The Exchange states that because Customers are far removed from the execution of the trade, it believes that it is appropriate to give Customers more time for their requests for review to pass from their broker-dealer to the Exchange. In contrast, the Exchange notes that other market participants, such as firms, non-member Market Makers, and Professional Customers, tend to route their own order flow directly to the Exchange and are not as far removed from the actual execution. The Exchange further explains that it is fairly common for broker-dealers that receive a Customer order to route that order to another broker-dealer that uses a router that evaluates best execution factors to determine where to ultimate route the order. In these situations, if a Customer chooses to request an Obvious Error review, Customers may need more than 20 minutes for their requests for review to reach the Exchange. The Exchange acknowledges that extending the notification period can increase the uncertainty of the standing of the trade, however, it believes that such uncertainty will be limited to trades that are so outside the bounds of normal trading that they might qualify for Obvious Error treatment.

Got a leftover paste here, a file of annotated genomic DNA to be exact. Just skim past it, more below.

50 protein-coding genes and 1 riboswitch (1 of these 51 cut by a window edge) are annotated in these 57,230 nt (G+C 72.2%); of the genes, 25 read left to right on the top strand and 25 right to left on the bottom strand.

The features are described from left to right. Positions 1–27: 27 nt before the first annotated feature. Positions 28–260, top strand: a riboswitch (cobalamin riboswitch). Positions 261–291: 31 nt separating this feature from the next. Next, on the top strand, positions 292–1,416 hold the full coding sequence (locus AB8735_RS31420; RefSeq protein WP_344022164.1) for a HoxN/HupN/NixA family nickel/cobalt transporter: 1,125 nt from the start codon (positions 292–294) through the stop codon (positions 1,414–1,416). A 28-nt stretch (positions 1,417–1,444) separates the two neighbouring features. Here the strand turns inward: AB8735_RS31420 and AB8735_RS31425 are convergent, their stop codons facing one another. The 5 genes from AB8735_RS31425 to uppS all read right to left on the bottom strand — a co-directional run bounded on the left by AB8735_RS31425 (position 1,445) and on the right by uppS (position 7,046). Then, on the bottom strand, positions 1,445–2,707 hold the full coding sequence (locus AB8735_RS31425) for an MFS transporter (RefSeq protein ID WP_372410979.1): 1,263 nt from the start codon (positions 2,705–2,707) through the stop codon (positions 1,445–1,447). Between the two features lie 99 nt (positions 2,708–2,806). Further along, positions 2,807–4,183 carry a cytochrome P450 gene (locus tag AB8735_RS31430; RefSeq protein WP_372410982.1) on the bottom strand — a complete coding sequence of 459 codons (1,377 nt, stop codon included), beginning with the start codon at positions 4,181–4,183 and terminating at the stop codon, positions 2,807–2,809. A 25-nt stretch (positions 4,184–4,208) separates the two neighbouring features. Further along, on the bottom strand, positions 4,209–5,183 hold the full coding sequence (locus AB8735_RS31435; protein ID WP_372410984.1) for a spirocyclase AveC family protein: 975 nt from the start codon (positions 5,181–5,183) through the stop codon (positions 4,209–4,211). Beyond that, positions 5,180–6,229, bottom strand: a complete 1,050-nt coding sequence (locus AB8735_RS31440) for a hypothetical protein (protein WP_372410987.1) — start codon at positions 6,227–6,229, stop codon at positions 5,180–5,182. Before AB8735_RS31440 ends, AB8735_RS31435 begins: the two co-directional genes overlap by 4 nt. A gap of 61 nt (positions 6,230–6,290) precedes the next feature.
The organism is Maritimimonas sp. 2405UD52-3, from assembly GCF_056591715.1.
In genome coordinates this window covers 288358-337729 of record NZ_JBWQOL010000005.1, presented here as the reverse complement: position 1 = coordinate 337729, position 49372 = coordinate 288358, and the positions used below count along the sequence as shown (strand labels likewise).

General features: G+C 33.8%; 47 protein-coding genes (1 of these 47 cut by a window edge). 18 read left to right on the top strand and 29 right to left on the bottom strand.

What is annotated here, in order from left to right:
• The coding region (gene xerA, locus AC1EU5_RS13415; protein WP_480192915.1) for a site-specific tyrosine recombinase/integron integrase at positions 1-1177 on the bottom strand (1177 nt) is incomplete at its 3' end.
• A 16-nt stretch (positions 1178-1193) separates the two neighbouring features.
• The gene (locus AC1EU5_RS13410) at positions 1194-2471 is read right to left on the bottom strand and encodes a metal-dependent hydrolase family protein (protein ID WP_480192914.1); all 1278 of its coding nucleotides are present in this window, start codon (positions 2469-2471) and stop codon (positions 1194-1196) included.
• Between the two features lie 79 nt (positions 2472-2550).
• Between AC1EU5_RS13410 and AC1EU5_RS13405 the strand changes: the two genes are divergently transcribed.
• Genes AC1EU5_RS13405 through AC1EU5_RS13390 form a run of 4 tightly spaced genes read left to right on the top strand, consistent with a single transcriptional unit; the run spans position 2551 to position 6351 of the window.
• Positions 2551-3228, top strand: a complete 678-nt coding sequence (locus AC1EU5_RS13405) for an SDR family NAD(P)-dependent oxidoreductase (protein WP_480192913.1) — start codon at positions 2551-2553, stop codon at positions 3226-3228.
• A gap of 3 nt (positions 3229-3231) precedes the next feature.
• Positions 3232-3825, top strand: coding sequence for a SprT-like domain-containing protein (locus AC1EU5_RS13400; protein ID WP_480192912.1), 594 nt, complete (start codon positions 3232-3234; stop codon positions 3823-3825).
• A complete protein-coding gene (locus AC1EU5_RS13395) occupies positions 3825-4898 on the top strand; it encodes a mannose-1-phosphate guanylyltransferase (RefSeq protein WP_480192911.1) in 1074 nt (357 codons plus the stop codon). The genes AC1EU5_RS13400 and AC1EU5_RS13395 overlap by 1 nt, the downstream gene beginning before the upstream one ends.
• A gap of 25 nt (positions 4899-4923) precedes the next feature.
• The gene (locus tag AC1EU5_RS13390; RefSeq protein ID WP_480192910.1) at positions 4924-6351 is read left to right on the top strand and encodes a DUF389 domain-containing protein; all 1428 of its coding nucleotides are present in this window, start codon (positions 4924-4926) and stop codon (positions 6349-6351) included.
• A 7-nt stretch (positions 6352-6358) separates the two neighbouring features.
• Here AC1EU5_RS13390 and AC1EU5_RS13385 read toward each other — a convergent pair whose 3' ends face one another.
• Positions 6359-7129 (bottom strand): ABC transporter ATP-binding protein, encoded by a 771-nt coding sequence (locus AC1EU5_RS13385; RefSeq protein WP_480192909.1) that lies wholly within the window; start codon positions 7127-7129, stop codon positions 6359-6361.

Finally, the Exchange is proposing to add a new section to Rule 975NY to Start Printed Page 31620address Complex Orders in the Obvious Error context, as its current rule is silent on how such Complex Orders are handled. According to the Exchange, Complex Orders are often used by market participants to enter positions known as spreads that entail limited risk relative to an outright naked sale of a put or call. The Exchange believes that the best approach for dealing with Complex Orders in the Obvious Error context is to preserve the spread whenever possible to mitigate the risk of such trades. Therefore, in the situation where a Complex Order trades with another Complex Order in the Complex Order Book, and one of the legs qualifies for Obvious Error treatment under Rule 975NY, then all legs of the Complex Order will be busted unless both parties mutually agree to an adjustment price.